Lubov Miller (Millar)

biography, in French, transated from Russian by Pierre Skorov, Tilda Lovi, Lydia Ermakoff
préface du Protopresbytre Boris Bobrinskoy

Sainte Elisabeth Sainte Élisabeth, Princesse allemande, martyre russe | Grand Duchess Elizabeth of Russia: New martyr of the communist yoke | Святая мученица Российская Великая княгиня Елизавета Федоровна
published: April 2009

320 pp.
format : 210 mm x 140 mm
soft cover
isbn :978-2-35586-024-9

price france : soft 26 €

 

This unexpectedly powerful and contemporary text is able to remind us that the world in which we live in not merely one of selling and buying, and that each one of us is a human being able to empathise with others. This thoroughly documented book is written in a tactfully evocative style, deeply moving yet never tearful. It is tragic but hopeful. This is not a history book, but the story of an exceptional woman. The aura of her martyrdom cannot fail to affect and awaken the humaneness that always lies in one’s heart – however deeply buried. This is a tribute to a life of remarkable consistency and to a woman whose charitable actions and unstinting devotion to the poor and the suffering continue to yield fruit to this day. Upon her initiative, schools, hospitals, associations for children and adults in need have been created all over the world.
Grand Duchess Elizabeth (1864—1918) died as a martyr during the Russian revolution. She was canonised by the Russian Church Outside of Russia in 1981 and by the Moscow Patriarchate in 2000. Her life of abnegation, courage, faith and boundless love for the other, has deeply marked her time and continues to be a shining example of hopefulness and loving-kindness for generations of believers and non-believers alike, in the entire world.

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summary of content

Reputed to have been one of the most beautiful women of her time, Elizabeth of Hesse-Darmstadt was the daughter of Grand Duke Ludwig IV of Hesse and of Princess Alice of Great Britain. She was the sister of Empress Alexandra of Russia and the grand-daughter of Queen Victoria of England. In 1884 she married her Russian cousin, the Grand Duke Sergei, the youngest son of Tsar Alexander II, and the brother of Tsar Alexander III. In 1888, four years after her marriage, Elizabeth made a pilgrimage to the Holy Land, to attend the inauguration of the Russian church of the Holy Mary Magdalene in Jerusalem, erected in the memory of Empress Alexandra Fedorovna. This pilgrimage affected her deeply. Of Lutheran confession, but brought up by her mother in the Anglican tradition, Elizabeth decided in 1891 to convert to Orthodoxy – much to the surprise of her immediate entourage and even of her husband. This deeply personal decision stemmed from the impression made on her by the authentic faith of the Russian people, to which she was to devote her entire life from then on. Her unstinting devotion to the poor and the suffering and her generosity quickly made the Grand Duchess very popular. After the assassination of her husband on 17 february 1905, Elizabeth took the veil and founded in Moscow the convent of the Holy Martha and Mary. She became the Mother Superior of the convent and dedicated her life to taking care of the ailing and helping the poorest.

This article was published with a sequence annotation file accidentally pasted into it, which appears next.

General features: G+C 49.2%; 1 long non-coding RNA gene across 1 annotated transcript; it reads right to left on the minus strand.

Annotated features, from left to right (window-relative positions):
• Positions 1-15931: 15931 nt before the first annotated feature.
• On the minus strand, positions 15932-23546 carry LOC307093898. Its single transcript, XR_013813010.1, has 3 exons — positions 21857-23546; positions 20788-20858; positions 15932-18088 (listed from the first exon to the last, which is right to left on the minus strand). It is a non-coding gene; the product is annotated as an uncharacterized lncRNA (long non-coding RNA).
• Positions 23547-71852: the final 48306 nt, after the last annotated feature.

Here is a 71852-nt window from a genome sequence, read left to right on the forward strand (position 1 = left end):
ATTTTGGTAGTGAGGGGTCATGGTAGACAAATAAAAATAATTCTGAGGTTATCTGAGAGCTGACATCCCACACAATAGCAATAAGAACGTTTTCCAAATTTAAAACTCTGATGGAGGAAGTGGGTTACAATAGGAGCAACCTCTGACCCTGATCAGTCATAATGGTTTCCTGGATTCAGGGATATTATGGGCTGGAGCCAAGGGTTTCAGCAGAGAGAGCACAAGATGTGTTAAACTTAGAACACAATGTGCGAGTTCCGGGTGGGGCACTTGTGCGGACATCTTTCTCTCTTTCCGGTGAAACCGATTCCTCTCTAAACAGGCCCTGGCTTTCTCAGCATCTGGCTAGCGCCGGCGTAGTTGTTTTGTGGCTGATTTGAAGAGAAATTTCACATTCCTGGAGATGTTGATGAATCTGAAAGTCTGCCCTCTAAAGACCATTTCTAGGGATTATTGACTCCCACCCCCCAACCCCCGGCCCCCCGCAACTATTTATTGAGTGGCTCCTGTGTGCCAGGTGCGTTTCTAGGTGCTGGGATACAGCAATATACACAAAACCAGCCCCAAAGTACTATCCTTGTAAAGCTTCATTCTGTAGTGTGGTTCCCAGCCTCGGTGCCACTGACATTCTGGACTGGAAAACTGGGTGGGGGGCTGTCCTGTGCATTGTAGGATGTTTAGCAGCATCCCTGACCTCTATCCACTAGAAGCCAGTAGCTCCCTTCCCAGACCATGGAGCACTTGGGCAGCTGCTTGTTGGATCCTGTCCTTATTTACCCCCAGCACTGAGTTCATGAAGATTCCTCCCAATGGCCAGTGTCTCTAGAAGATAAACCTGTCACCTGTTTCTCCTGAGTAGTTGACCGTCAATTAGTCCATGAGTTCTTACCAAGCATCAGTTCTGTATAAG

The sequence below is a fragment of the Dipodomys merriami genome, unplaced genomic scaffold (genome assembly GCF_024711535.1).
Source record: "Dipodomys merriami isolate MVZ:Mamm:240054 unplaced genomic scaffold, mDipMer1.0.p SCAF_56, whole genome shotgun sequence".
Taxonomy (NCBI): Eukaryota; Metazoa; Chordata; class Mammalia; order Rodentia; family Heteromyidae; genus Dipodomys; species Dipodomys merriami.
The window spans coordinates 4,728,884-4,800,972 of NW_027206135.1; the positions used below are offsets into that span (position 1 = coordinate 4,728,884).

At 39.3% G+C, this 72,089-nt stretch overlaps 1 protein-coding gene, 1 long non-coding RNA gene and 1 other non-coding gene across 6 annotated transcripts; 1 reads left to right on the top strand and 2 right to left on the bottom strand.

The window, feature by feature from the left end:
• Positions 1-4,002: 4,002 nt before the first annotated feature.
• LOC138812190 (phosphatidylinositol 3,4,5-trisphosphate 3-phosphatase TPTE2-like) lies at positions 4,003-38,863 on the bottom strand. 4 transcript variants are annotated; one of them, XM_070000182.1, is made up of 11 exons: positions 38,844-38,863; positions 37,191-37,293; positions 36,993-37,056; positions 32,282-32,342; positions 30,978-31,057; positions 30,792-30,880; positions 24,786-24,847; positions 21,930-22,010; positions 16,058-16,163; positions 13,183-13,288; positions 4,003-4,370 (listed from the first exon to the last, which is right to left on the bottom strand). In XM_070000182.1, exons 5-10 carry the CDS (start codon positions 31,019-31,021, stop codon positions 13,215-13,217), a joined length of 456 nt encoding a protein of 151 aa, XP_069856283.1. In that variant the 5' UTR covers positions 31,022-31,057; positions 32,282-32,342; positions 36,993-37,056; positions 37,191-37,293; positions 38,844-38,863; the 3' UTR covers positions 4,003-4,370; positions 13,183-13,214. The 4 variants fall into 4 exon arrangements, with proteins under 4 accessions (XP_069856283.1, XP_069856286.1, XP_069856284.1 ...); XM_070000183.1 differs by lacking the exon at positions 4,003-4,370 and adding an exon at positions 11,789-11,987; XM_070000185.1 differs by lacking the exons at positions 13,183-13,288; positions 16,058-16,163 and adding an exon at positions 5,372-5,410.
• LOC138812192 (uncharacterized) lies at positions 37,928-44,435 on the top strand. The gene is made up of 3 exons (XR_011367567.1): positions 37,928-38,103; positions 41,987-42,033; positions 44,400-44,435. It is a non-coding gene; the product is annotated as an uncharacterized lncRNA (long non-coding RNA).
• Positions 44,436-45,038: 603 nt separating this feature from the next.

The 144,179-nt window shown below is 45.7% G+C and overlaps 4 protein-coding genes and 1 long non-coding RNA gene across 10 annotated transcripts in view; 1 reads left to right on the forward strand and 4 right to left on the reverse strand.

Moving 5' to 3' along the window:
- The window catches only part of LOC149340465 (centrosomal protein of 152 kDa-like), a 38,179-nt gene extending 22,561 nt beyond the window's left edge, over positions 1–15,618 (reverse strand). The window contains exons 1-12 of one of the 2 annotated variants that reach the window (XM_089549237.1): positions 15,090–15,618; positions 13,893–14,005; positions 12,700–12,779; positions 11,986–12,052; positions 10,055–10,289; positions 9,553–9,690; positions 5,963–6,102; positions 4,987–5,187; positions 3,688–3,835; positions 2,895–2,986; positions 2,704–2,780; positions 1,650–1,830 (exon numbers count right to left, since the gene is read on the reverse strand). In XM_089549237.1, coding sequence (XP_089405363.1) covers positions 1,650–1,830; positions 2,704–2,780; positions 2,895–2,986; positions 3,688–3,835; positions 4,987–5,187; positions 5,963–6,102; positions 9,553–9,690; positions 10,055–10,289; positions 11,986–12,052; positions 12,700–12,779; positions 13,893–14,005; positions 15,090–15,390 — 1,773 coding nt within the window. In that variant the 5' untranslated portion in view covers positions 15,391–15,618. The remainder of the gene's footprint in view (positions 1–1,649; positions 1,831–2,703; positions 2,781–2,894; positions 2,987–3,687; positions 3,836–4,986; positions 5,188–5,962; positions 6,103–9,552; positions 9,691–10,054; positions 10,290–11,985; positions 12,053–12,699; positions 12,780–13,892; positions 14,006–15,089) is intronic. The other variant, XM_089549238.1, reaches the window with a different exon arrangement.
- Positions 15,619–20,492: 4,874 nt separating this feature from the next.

During the Revolution she refused help from abroad and preferred to remain with the nuns of her convent and to continue her activity, at the risk of her own life. Elizabeth was eventually arrested by the Bolsheviks and deported to Ekaterinburg, then to Alapaevsk, in the Ural region. She remained imprisoned for a long time under very poor conditions, before being executed on 18 July 1918. Having blindfolded her, the executioners threw her alive, together with her companions, in a half-flooded mining well. Seeing that they had failed to drown their victims, the executioners attempted to kill them by throwing grenades in the well. They then stuffed the well with branches, set fire to it and withdrew, leaving their victims to a long and painful agony. The priest that used to be Elizabeth’s confessor during her detention, later found the victims’ corpses, put them in coffins and traveled with them across Siberia to China, to put them in safety beyond the Russian borders. Saint Elizabeth is now buried in Jerusalem.

strong points

Those pages make loving-kindness and humaneness come to life: these concepts cease to be abstract. Saint Elizabeth incarnates herself again, as it were, in Liubov Miller’s moved and moving prose. Here the author not only masterfully tells a unique life story, but truly leaves her reader spellbound as if he had personally met this outstanding character.

the author

The author of this book, lives in Australia. She was born in the Manchuria region of China, to a family of White Russian émigrés. Having survived the atrocities of the Civil War (1918-22) and communist persecutions, her parents were forced to flee Russia and eventually settled in Australia.

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around the book, dossier

to read a fragment, demo ePub, demo PDF (French version)objets livre 33 Sainte Élisabeth, Princesse allemande, martyre russe | Grand Duchess Elizabeth of Russia: New martyr of the communist yoke | Святая мученица Российская Великая княгиня Елизавета Федоровна

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